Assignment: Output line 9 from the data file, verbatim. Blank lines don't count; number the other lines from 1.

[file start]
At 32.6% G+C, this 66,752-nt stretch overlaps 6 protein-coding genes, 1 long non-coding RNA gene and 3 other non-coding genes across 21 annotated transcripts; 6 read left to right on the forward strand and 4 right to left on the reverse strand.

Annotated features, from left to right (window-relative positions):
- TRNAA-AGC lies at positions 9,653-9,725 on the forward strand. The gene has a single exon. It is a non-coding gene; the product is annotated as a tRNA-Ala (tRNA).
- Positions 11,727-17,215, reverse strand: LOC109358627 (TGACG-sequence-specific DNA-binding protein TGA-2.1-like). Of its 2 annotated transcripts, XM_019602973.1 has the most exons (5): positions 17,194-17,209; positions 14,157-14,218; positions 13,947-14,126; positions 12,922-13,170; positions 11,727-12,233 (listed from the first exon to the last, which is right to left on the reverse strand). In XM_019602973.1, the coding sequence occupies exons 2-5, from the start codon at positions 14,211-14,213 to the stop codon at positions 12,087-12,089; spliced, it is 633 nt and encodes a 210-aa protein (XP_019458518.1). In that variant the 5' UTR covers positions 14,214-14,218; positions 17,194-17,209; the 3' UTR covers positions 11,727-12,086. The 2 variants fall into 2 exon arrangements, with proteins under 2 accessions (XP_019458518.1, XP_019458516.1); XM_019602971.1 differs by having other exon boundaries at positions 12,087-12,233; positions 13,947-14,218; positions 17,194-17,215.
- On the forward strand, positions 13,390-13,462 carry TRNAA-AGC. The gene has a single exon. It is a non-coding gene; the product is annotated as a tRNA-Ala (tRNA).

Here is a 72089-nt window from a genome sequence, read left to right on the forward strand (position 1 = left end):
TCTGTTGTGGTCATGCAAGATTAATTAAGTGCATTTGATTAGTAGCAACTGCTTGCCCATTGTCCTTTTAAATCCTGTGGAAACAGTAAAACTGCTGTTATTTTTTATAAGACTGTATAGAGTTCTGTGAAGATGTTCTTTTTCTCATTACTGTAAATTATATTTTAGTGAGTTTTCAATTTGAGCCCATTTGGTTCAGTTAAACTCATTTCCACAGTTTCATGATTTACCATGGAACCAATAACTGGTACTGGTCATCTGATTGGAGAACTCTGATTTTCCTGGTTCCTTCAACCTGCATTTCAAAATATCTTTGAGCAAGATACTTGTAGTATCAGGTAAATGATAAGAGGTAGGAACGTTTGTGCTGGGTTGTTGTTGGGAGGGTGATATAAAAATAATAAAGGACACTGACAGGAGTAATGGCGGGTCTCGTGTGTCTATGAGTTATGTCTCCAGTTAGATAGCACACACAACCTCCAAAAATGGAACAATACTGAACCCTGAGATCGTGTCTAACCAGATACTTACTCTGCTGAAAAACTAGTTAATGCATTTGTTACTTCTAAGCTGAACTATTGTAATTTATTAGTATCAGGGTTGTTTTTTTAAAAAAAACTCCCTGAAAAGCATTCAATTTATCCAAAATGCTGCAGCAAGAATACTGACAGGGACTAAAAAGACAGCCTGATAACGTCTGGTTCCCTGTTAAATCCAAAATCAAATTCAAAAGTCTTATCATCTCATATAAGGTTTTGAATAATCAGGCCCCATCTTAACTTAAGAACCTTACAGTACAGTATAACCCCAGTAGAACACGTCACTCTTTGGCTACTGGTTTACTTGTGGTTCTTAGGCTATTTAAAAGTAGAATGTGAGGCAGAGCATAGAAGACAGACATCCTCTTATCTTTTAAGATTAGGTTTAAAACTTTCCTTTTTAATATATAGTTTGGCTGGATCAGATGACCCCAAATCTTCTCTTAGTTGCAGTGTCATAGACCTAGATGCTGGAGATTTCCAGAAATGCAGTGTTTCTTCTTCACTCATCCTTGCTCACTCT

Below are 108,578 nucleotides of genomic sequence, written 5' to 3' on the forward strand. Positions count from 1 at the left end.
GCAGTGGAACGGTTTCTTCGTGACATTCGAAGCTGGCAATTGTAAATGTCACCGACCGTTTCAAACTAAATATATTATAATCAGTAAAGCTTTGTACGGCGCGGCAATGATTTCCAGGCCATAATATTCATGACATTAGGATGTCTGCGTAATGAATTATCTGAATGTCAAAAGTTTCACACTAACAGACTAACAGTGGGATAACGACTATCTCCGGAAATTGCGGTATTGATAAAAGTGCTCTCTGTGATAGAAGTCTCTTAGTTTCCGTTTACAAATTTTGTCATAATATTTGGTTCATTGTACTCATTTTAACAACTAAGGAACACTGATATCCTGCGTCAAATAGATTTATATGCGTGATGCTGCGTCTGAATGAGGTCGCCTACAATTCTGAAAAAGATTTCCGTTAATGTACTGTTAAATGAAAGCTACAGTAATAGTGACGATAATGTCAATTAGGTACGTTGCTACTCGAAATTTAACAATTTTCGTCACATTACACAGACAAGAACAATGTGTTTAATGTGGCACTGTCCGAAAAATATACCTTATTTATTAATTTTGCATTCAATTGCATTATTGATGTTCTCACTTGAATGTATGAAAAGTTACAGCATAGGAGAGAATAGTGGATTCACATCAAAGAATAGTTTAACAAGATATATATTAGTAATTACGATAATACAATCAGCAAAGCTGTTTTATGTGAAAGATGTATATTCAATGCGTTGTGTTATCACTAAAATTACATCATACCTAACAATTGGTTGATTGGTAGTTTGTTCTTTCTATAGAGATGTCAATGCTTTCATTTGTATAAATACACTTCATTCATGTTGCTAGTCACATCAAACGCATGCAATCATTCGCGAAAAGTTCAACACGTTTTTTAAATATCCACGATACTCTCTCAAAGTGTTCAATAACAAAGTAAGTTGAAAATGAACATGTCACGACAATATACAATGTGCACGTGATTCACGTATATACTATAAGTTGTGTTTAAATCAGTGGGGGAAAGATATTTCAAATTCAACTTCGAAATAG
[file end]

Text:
GCAGTGGAACGGTTTCTTCGTGACATTCGAAGCTGGCAATTGTAAATGTCACCGACCGTTTCAAACTAAATATATTATAATCAGTAAAGCTTTGTACGGCGCGGCAATGATTTCCAGGCCATAATATTCATGACATTAGGATGTCTGCGTAATGAATTATCTGAATGTCAAAAGTTTCACACTAACAGACTAACAGTGGGATAACGACTATCTCCGGAAATTGCGGTATTGATAAAAGTGCTCTCTGTGATAGAAGTCTCTTAGTTTCCGTTTACAAATTTTGTCATAATATTTGGTTCATTGTACTCATTTTAACAACTAAGGAACACTGATATCCTGCGTCAAATAGATTTATATGCGTGATGCTGCGTCTGAATGAGGTCGCCTACAATTCTGAAAAAGATTTCCGTTAATGTACTGTTAAATGAAAGCTACAGTAATAGTGACGATAATGTCAATTAGGTACGTTGCTACTCGAAATTTAACAATTTTCGTCACATTACACAGACAAGAACAATGTGTTTAATGTGGCACTGTCCGAAAAATATACCTTATTTATTAATTTTGCATTCAATTGCATTATTGATGTTCTCACTTGAATGTATGAAAAGTTACAGCATAGGAGAGAATAGTGGATTCACATCAAAGAATAGTTTAACAAGATATATATTAGTAATTACGATAATACAATCAGCAAAGCTGTTTTATGTGAAAGATGTATATTCAATGCGTTGTGTTATCACTAAAATTACATCATACCTAACAATTGGTTGATTGGTAGTTTGTTCTTTCTATAGAGATGTCAATGCTTTCATTTGTATAAATACACTTCATTCATGTTGCTAGTCACATCAAACGCATGCAATCATTCGCGAAAAGTTCAACACGTTTTTTAAATATCCACGATACTCTCTCAAAGTGTTCAATAACAAAGTAAGTTGAAAATGAACATGTCACGACAATATACAATGTGCACGTGATTCACGTATATACTATAAGTTGTGTTTAAATCAGTGGGGGAAAGATATTTCAAATTCAACTTCGAAATAG